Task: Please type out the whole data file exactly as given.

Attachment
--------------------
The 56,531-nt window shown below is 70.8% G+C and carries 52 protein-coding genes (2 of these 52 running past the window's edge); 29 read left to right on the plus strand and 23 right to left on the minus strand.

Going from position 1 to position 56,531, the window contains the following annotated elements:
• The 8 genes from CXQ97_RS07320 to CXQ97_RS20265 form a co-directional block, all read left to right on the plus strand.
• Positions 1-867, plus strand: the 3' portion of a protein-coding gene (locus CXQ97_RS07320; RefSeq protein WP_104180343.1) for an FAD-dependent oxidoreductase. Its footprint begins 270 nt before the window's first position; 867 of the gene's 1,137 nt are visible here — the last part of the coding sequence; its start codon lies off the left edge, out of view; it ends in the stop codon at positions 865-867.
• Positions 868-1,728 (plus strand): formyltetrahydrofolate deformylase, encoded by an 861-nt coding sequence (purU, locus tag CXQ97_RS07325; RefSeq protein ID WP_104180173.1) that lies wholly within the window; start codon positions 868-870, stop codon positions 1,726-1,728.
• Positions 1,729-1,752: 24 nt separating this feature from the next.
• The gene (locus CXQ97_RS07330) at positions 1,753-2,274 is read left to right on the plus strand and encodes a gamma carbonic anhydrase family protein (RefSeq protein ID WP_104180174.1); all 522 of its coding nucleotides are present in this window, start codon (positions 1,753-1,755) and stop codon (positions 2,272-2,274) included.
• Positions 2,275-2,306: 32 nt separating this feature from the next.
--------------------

The 56,531-nt window shown below is 70.8% G+C and carries 52 protein-coding genes (2 of these 52 running past the window's edge); 29 read left to right on the plus strand and 23 right to left on the minus strand.

Going from position 1 to position 56,531, the window contains the following annotated elements:
• The 8 genes from CXQ97_RS07320 to CXQ97_RS20265 form a co-directional block, all read left to right on the plus strand.
• Positions 1-867, plus strand: the 3' portion of a protein-coding gene (locus CXQ97_RS07320; RefSeq protein WP_104180343.1) for an FAD-dependent oxidoreductase. Its footprint begins 270 nt before the window's first position; 867 of the gene's 1,137 nt are visible here — the last part of the coding sequence; its start codon lies off the left edge, out of view; it ends in the stop codon at positions 865-867.
• Positions 868-1,728 (plus strand): formyltetrahydrofolate deformylase, encoded by an 861-nt coding sequence (purU, locus tag CXQ97_RS07325; RefSeq protein ID WP_104180173.1) that lies wholly within the window; start codon positions 868-870, stop codon positions 1,726-1,728.
• Positions 1,729-1,752: 24 nt separating this feature from the next.
• The gene (locus CXQ97_RS07330) at positions 1,753-2,274 is read left to right on the plus strand and encodes a gamma carbonic anhydrase family protein (RefSeq protein ID WP_104180174.1); all 522 of its coding nucleotides are present in this window, start codon (positions 1,753-1,755) and stop codon (positions 2,272-2,274) included.
• Positions 2,275-2,306: 32 nt separating this feature from the next.